Wednesday, June 06, 2007

Bruce E. Horner dies 'of wounds suffered when his unit came in contact with enemy forces using small arms fire'

Many of the people in the pews of a church in the Tidewater area of Virginia share a special tie to Bruce E. Horner. Horner, the pastor's wife said last night, was the one who brought them there.

Horner, 43, was a strapping, extroverted, fun-loving man who, according to those who knew him, never hesitated to invite new acquaintances to his church in Newport News.

On Friday, Horner, an Army veteran of long service who was a sergeant with the military police, died in Baghdad of wounds inflicted by enemy small-arms fire, the Pentagon said.

"He was a wonderful guy," said Tammy Willis, the wife of the Rev. David Willis, pastor of Olivet Christian Church, where Horner sang and worked with youth groups.

Either you already belonged to Horner's church, the pastor said, or Horner invited you to come. Even if his invitations were not accepted, they did not seem to offend, Willis said. "He had that sort of ability."

His mother-in-law, Sandra McDaniel, said Horner was "a wonderful guy," fond of sports and full of high spirits. Sometimes, she said, he was "like a big kid" in his good-natured enthusiasm.

McDaniel recalled how Horner and his wife, Erin, were wed on a Tidewater area beach in March 2003. He looked handsome, she said, and his bride wore a beautiful gown. And both were "in their Birkenstocks."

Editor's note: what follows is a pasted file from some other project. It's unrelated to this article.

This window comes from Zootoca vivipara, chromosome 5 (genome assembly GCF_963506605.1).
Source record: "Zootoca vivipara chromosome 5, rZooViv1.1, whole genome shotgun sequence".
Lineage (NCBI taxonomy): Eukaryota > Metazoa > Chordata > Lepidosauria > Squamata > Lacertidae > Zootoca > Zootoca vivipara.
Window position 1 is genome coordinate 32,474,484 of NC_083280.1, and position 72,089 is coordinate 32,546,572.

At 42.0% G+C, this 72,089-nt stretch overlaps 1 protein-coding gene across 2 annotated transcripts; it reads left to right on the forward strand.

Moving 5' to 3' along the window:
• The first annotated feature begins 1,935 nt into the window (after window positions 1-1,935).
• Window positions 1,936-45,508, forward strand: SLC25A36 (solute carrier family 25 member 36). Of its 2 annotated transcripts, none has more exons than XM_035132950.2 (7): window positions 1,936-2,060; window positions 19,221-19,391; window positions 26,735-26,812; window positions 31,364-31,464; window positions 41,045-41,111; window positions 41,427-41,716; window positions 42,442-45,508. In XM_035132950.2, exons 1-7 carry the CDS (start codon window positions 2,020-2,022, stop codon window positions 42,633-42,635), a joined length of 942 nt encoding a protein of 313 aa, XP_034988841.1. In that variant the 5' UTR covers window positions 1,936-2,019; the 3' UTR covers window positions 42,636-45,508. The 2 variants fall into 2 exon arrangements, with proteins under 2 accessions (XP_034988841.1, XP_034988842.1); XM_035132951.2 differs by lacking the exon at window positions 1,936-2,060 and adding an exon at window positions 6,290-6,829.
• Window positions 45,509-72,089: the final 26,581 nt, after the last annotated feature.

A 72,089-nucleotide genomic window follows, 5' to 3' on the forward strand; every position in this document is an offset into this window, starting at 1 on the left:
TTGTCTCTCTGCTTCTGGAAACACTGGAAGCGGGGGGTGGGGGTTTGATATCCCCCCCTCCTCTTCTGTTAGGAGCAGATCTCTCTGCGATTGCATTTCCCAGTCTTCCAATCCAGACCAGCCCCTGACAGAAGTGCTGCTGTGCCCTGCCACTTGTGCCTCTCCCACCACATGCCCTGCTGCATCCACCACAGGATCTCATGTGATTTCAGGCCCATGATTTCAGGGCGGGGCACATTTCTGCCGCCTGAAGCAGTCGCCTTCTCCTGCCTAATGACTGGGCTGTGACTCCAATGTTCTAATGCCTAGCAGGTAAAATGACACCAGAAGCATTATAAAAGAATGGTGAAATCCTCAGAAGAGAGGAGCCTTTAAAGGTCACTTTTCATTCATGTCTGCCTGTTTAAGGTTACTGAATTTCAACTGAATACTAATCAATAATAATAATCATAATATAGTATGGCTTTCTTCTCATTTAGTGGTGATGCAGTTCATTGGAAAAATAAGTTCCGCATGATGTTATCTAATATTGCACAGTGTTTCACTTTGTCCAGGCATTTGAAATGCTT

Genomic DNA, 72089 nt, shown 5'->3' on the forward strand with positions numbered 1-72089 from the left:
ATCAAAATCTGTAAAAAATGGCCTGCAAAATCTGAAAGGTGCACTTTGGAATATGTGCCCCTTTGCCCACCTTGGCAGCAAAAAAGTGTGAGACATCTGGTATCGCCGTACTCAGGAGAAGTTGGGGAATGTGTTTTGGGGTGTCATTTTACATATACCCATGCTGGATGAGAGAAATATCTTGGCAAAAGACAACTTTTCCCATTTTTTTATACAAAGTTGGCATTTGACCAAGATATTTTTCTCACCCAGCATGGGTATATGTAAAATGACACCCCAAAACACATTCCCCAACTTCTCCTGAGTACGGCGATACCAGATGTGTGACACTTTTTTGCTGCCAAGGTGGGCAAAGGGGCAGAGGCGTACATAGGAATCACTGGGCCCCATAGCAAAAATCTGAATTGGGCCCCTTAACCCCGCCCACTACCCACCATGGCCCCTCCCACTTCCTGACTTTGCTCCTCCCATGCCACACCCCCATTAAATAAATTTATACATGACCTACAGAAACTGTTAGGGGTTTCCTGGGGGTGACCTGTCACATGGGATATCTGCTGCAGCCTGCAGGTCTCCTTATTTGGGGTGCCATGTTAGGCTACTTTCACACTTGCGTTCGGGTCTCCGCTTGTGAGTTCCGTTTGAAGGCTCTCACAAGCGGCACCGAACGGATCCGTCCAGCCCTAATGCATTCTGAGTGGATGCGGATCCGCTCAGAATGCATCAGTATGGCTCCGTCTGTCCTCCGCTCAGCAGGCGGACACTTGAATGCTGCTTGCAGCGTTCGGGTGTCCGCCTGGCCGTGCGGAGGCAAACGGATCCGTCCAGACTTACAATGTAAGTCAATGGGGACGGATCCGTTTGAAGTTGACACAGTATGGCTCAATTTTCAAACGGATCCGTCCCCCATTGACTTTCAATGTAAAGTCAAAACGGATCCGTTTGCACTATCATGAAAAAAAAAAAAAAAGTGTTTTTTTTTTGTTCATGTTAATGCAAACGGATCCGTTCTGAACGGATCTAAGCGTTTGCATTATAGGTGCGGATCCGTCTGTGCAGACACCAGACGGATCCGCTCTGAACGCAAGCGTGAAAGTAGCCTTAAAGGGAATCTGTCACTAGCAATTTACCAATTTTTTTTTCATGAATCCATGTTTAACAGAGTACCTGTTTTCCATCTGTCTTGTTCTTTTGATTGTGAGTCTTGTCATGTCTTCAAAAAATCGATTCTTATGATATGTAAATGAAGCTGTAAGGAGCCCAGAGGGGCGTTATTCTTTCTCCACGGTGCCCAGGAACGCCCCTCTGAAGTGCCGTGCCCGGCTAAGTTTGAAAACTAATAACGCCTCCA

It "was the way they lived," McDaniel said. "They laughed so much together."

Horner's two favorite places, she said, were the church and the gym. He and his wife were fond of biking and running and attended church together, she said.

"He had this almost glow about him," McDaniel said. He "loved people, and he loved helping people."

Once, he delivered Christmas presents to an immigrant couple and then launched into a chorus of "Feliz Navidad," she said.

The couple had arrived from Korea and scarcely knew English, let alone Spanish. But, she said, Horner's intent was clear. He "had a heart of gold" and was "trying to do something nice . . . trying to make them feel welcome."

He could not cook, McDaniel said, but he tried and could "be goofy in the sweetest way."

One Christmas, she said, when Horner and her daughter were low on cash, they gave friends certificates redeemable for babysitting hours. Her daughter regularly sent him treats in Iraq, which he shared with his fellow soldiers and with young village children.

"People need to know," his mother-in-law said of the troops serving in Iraq, "that these are real people. They have feelings. They have families. They're doing the best they can."

Horner was assigned to the 127th Military Police Company, 709th Military Police Battalion, 18th Military Police Brigade, 21st Theater Support Command in Fliegerhorst, Germany. He grew up in Lorain, Ohio, and his parents, Ed and Betty, live in Cleveland.

From the Washington Post